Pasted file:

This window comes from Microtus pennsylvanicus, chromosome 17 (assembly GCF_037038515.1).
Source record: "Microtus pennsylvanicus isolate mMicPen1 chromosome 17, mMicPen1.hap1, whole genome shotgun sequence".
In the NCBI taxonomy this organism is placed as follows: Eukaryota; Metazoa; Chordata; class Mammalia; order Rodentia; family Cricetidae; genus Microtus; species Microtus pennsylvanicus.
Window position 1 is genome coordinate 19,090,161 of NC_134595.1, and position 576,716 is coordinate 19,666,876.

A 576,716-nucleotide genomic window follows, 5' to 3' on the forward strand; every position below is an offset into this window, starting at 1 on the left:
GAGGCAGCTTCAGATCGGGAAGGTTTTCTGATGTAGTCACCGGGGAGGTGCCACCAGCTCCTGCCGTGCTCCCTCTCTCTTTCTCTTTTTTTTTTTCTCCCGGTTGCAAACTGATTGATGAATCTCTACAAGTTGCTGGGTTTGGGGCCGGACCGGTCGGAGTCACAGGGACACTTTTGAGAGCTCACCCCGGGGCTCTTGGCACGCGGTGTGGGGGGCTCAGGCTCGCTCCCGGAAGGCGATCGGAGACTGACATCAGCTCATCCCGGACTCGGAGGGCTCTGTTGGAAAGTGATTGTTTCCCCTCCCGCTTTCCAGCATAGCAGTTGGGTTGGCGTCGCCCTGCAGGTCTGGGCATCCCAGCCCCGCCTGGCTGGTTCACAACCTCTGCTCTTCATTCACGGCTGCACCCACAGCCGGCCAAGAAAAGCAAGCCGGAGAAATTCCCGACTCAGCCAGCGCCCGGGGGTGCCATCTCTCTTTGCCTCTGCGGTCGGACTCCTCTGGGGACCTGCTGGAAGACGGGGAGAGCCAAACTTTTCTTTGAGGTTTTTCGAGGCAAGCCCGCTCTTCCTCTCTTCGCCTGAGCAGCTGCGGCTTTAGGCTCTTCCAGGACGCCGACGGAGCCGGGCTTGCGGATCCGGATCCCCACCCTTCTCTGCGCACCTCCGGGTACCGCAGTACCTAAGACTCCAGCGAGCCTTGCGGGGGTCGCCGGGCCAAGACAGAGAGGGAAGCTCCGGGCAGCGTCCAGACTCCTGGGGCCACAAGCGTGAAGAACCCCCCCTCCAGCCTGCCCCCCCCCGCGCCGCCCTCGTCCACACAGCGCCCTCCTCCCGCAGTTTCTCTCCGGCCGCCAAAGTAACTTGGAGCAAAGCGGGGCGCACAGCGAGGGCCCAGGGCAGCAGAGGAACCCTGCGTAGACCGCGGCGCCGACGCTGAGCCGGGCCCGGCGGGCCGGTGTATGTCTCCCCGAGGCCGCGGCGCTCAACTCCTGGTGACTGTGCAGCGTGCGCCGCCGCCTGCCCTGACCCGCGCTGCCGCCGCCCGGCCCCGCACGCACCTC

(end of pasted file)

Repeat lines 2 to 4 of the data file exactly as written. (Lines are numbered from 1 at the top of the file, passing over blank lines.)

Source record: "Microtus pennsylvanicus isolate mMicPen1 chromosome 17, mMicPen1.hap1, whole genome shotgun sequence".
In the NCBI taxonomy this organism is placed as follows: Eukaryota; Metazoa; Chordata; class Mammalia; order Rodentia; family Cricetidae; genus Microtus; species Microtus pennsylvanicus.
Window position 1 is genome coordinate 19,090,161 of NC_134595.1, and position 576,716 is coordinate 19,666,876.